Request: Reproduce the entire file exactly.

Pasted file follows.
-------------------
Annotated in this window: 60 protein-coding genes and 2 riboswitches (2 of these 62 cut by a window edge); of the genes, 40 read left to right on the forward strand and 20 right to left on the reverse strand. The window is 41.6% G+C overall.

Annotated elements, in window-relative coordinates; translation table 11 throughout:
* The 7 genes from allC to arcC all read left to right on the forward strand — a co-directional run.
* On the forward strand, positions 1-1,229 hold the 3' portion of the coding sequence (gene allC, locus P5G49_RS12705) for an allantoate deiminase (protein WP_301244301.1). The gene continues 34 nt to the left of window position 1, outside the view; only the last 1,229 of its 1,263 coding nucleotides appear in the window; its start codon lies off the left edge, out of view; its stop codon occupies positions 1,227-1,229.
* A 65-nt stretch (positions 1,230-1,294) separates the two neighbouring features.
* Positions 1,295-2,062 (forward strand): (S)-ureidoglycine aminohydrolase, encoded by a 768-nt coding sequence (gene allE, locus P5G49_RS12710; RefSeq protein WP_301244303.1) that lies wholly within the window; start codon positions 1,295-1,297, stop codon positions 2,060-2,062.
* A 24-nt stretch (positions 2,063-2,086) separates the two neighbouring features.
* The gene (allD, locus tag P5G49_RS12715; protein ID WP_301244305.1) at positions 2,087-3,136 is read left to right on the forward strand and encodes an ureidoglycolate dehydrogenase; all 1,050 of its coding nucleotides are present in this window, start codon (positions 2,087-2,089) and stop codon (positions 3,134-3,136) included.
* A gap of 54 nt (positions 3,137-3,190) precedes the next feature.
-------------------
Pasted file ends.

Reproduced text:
Annotated in this window: 60 protein-coding genes and 2 riboswitches (2 of these 62 cut by a window edge); of the genes, 40 read left to right on the forward strand and 20 right to left on the reverse strand. The window is 41.6% G+C overall.

Annotated elements, in window-relative coordinates; translation table 11 throughout:
* The 7 genes from allC to arcC all read left to right on the forward strand — a co-directional run.
* On the forward strand, positions 1-1,229 hold the 3' portion of the coding sequence (gene allC, locus P5G49_RS12705) for an allantoate deiminase (protein WP_301244301.1). The gene continues 34 nt to the left of window position 1, outside the view; only the last 1,229 of its 1,263 coding nucleotides appear in the window; its start codon lies off the left edge, out of view; its stop codon occupies positions 1,227-1,229.
* A 65-nt stretch (positions 1,230-1,294) separates the two neighbouring features.
* Positions 1,295-2,062 (forward strand): (S)-ureidoglycine aminohydrolase, encoded by a 768-nt coding sequence (gene allE, locus P5G49_RS12710; RefSeq protein WP_301244303.1) that lies wholly within the window; start codon positions 1,295-1,297, stop codon positions 2,060-2,062.
* A 24-nt stretch (positions 2,063-2,086) separates the two neighbouring features.
* The gene (allD, locus tag P5G49_RS12715; protein ID WP_301244305.1) at positions 2,087-3,136 is read left to right on the forward strand and encodes an ureidoglycolate dehydrogenase; all 1,050 of its coding nucleotides are present in this window, start codon (positions 2,087-2,089) and stop codon (positions 3,134-3,136) included.
* A gap of 54 nt (positions 3,137-3,190) precedes the next feature.